Minister of Interior Sar Kheng confirmed that a working group is drafting an entirely new road traffic law to replace the current one which he said requires so many changes to address problems associated with law enforcement.
Sar Kheng explained that amending the existing Law on Road Traffic would be more complicated than simply drafting a new version.
“I’d like to briefly mention that currently the National Road Safety Committee (NRSC) is doing a careful study on proposed amendments to the road traffic laws.
“But amendment might be the wrong word in this case because there are too many changes that need to be made to easily amend it so there is the possibility that a completely new law will be written,” Sar Kheng said while presiding over the 16th Remembrance Day for traffic accident victims held in Kampong Cham province’s Cheung Prey district on December 23.
Sar Kheng, who is also the NRSC chairman, said Ministry of Public Works and Transport secretary of state Toch Chan Kosal is leading the group tasked with drafting the new law.
“We have made changes to this law several times already, but when we actually attempted to enforce it, we discovered other flaws and then we amended it again.
“After enforcing the current version of the law for the past four or five years, we’re running into problems that are making it difficult for law enforcement officials to continue to fully implement it. Nobody is really in the wrong or to blame for this – it’s just that it might be easier to make a new law,” he said.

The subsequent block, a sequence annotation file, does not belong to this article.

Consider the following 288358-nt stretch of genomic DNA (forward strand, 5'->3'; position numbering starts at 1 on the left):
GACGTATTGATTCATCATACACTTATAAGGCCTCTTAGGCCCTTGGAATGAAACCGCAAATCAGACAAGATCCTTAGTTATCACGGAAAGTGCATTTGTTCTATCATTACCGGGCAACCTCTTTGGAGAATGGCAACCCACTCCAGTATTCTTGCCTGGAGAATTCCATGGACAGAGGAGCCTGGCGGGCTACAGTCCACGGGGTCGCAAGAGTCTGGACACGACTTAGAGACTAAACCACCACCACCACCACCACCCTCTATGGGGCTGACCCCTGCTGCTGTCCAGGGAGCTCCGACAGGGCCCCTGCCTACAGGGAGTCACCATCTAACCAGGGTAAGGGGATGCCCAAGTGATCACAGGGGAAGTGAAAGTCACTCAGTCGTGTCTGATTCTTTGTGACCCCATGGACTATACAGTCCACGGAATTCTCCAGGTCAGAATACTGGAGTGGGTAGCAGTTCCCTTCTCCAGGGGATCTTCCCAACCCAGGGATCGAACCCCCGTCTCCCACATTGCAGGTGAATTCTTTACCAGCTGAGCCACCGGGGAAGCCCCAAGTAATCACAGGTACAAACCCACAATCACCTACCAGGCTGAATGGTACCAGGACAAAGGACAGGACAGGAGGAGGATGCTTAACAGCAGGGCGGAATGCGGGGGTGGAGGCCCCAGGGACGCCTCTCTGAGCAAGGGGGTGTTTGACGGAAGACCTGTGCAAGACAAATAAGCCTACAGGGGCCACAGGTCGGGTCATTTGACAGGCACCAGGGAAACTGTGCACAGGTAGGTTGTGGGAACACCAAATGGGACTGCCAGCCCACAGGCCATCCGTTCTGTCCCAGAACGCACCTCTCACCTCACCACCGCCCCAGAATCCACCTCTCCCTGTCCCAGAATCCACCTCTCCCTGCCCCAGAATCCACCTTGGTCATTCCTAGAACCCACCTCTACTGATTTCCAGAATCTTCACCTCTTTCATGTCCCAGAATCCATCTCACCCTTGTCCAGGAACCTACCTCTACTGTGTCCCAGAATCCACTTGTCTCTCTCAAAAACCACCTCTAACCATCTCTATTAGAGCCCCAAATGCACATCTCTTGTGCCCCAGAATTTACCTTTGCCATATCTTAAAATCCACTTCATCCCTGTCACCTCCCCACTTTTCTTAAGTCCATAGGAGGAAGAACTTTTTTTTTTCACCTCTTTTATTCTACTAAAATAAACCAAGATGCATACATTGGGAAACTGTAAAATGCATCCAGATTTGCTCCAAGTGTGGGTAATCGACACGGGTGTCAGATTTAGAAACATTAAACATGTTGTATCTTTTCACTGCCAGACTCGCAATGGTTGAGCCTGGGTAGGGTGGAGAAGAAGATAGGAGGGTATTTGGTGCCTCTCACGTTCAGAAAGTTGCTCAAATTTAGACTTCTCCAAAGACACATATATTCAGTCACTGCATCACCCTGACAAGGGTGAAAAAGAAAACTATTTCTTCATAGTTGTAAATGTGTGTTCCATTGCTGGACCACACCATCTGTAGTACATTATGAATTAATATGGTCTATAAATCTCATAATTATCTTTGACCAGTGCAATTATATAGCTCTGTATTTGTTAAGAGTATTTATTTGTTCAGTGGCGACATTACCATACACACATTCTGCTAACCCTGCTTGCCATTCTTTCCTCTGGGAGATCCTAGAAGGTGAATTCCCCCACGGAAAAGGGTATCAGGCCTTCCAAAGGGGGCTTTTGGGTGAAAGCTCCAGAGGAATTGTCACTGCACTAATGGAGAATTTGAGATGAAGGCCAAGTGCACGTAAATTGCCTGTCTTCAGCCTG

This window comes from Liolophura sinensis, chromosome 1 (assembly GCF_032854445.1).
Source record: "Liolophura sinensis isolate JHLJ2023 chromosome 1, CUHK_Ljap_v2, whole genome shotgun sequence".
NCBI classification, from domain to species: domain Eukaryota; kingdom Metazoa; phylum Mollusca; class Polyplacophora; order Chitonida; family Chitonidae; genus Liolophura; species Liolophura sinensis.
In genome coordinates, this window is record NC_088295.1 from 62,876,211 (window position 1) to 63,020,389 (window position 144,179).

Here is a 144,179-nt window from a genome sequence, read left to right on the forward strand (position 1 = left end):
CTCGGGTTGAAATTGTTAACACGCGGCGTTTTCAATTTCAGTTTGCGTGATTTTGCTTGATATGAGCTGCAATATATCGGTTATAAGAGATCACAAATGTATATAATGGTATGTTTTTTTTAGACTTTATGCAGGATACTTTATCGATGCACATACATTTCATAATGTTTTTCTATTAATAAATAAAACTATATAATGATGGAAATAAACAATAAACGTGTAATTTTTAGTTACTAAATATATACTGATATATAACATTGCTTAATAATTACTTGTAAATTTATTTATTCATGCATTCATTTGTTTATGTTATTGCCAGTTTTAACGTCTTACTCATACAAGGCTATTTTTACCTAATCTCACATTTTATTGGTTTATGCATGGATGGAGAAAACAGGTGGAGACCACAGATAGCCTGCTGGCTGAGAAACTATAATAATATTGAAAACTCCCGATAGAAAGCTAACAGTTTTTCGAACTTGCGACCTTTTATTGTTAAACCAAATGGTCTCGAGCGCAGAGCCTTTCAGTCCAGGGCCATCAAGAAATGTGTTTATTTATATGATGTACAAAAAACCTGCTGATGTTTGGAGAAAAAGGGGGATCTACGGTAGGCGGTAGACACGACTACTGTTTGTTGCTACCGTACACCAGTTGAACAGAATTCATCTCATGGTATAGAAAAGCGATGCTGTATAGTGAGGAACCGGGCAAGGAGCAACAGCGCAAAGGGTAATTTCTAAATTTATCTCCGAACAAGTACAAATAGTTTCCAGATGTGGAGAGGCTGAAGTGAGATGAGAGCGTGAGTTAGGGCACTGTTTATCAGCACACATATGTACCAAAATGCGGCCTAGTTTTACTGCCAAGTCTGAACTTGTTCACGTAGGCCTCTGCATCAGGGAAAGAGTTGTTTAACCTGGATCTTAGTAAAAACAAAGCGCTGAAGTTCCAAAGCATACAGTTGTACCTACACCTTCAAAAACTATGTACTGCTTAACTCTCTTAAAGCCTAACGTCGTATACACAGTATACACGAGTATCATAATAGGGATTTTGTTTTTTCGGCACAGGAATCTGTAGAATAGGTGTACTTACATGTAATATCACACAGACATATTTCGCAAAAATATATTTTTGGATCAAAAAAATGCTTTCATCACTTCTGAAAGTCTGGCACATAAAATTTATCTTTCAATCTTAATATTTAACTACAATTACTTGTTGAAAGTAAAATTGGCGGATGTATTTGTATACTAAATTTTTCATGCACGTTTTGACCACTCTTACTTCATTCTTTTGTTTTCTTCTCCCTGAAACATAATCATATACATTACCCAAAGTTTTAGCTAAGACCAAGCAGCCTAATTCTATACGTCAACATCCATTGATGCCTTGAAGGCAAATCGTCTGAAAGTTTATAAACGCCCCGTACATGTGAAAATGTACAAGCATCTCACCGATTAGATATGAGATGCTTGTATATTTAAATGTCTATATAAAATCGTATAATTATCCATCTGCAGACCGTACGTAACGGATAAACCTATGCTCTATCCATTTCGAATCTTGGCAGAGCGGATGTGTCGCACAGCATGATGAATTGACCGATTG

According to Sar Kheng, road traffic accidents were on the increase once again following the government’s reopening of the country on December 1 due to improvement in the Covid-19 situation in Cambodia.
He said most accidents are caused by speeding, disregarding other vehicle’s right of way, overtaking dangerously or not stopping at intersections, and around 10 per cent of accidents are caused by people using their phones while driving.
He explained that 78 per cent of the road traffic deaths were people on motorbikes, partly because up to 90 per cent of motorists do not wear helmets, while around 52 per cent of car drivers and passengers do not fasten their seatbelts.
Chhuon Von, head of the public works ministry’s General Department of Road Transport, said on December 22 that there are currently more than six million vehicles on the Kingdom’s roads – more than 944,000 cars, trucks or vans and over five million motorbikes.
Kim Pagna, country director of the Asia Injury Prevention Foundation, said the prospective road traffic law could make it a lot easier for law enforcement officials to do their jobs if the new law covers all aspects of roads, traffic and driving so that they do not to rely on portions of other laws in order to regulate activity on the nation’s roads.
“I support amending or making a new law on road traffic to make it easier to enforce for our officials ... but until the new law is ready, I urge our traffic police to diligently enforce the existing one and try to reduce the number of road casualties,” he said.